Posted by James on Sep 21, 2011

Good managers "remove obstacles, provide help and acknowledge effort"

From the obvious-but-seldom-applied management advice category comes more evidence on the central importance of worker engagement:

In a 2010 study, James K. Harter and colleagues found that lower job satisfaction foreshadowed poorer bottom-line performance. Gallup estimates the cost of America’s disengagement crisis at a staggering $300 billion in lost productivity annually….

In one-third of the 12,000 diary entries [we collected], the diarist was unhappy, unmotivated or both. In fact, workers often expressed frustration, disdain or disgust. Our research shows that inner work life has a profound impact on workers’ creativity, productivity, commitment and collegiality. Employees are far more likely to have new ideas on days when they feel happier. Conventional wisdom suggests that pressure enhances performance; our real-time data, however, shows that workers perform better when they are happily engaged in what they do….

Workers’ well-being depends, in large part, on managers’ ability and willingness to facilitate workers’ accomplishments — by removing obstacles, providing help and acknowledging strong effort. A clear pattern emerged when we analyzed the 64,000 specific workday events reported in the diaries: of all the events that engage people at work, the single most important — by far — is simply making progress in meaningful work.

As long as workers experience their labor as meaningful, progress is often followed by joy and excitement about the work. “This time it looks good! I feel more positive about this project and my work than I’ve felt in a long time,” one programmer wrote after she’d completed a small but difficult task. This kind of rich inner work life improves performance, which further supports inner work life — a positive spiral.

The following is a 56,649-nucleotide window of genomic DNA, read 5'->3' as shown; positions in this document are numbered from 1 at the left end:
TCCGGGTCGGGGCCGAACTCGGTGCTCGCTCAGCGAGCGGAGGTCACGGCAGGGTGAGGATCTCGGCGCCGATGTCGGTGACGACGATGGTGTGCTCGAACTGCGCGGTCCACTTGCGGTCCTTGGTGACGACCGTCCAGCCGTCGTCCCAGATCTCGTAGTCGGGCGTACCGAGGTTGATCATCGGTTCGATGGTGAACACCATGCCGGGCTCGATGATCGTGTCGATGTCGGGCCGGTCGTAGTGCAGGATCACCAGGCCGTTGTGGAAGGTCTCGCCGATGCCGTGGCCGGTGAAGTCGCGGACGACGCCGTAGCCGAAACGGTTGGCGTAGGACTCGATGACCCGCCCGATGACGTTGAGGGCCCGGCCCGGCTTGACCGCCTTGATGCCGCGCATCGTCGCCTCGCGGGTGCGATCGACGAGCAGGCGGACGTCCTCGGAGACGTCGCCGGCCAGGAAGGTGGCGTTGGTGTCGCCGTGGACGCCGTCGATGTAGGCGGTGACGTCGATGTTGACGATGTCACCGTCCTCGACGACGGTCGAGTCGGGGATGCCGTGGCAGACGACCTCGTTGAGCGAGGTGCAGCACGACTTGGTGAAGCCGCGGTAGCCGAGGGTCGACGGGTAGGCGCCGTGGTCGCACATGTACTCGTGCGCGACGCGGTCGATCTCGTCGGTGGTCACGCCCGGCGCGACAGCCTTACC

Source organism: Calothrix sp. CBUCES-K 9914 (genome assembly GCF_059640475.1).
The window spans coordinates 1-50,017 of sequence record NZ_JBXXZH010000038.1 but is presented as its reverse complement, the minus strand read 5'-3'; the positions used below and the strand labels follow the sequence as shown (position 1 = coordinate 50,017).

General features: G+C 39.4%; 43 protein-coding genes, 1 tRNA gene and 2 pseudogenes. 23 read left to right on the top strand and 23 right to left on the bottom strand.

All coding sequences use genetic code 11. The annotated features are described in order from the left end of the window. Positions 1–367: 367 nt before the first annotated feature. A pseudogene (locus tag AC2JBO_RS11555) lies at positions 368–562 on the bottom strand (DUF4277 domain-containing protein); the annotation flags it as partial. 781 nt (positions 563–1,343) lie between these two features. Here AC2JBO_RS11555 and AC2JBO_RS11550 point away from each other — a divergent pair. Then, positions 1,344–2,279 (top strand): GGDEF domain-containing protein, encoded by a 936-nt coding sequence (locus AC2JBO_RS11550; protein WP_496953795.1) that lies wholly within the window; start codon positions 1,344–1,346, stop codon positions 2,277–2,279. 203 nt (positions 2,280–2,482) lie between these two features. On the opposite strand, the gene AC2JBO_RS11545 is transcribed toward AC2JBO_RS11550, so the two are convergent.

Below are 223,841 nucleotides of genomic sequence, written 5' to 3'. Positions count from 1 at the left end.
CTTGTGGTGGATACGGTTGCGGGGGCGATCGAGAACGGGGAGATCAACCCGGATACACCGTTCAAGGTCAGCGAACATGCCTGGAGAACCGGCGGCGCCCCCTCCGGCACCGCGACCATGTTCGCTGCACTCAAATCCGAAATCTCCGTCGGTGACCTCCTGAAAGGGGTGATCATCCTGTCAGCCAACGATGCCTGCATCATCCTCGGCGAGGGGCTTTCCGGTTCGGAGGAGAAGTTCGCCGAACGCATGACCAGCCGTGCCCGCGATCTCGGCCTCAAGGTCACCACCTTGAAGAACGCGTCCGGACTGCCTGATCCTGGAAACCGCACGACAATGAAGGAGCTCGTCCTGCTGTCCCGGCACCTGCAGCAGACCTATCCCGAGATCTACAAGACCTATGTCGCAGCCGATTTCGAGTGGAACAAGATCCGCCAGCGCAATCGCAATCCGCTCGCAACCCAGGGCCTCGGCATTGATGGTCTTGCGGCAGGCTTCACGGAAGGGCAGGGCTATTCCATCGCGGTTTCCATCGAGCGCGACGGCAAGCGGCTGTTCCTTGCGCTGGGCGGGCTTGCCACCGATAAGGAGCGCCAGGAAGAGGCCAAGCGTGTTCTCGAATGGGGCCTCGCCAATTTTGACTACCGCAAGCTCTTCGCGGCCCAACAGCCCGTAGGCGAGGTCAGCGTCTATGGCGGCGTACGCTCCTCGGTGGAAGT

…Of the seven companies we studied, just one had managers who consistently supplied the catalysts — worker autonomy, sufficient resources and learning from problems — that enabled progress. Not coincidentally, that company was the only one to achieve a technological breakthrough in the months we studied it.

Posted by James on Sep 08, 2011

"New" wonder drug evolved by sharks over 700 million years

Sharks have been swimming the oceans for close to a billion years. One reason for their success is “squalamine,” a unique chemical that protects sharks from all viruses and appears a possible cure for many human diseases:

the compound is already in human clinical trials for cancer and eye disorders, and several hundred people have been exposed without major side effects. The new study revealed that squalamine can also disrupt a virus’s life cycle and prevent it from replicating in both tissue cultures and live animals.

The story of how it works is fascinating:

Squalamine is a positively charged molecule, so when it enters a cell, the molecule immediately sticks “like Velcro” to the cell’s inner membranes, which have negative charges, Zasloff said.

By doing so, squalamine “pops off” any positively charged proteins that were attached to the cell membrane—an action that does no harm to the cell, Zasloff noted.

When a virus invades a cell, it expects those proteins to be present on the cell membrane. Without them, the virus can’t reproduce.

“There is no other compound known to science that does this—this is a remarkable property,” Zasloff said.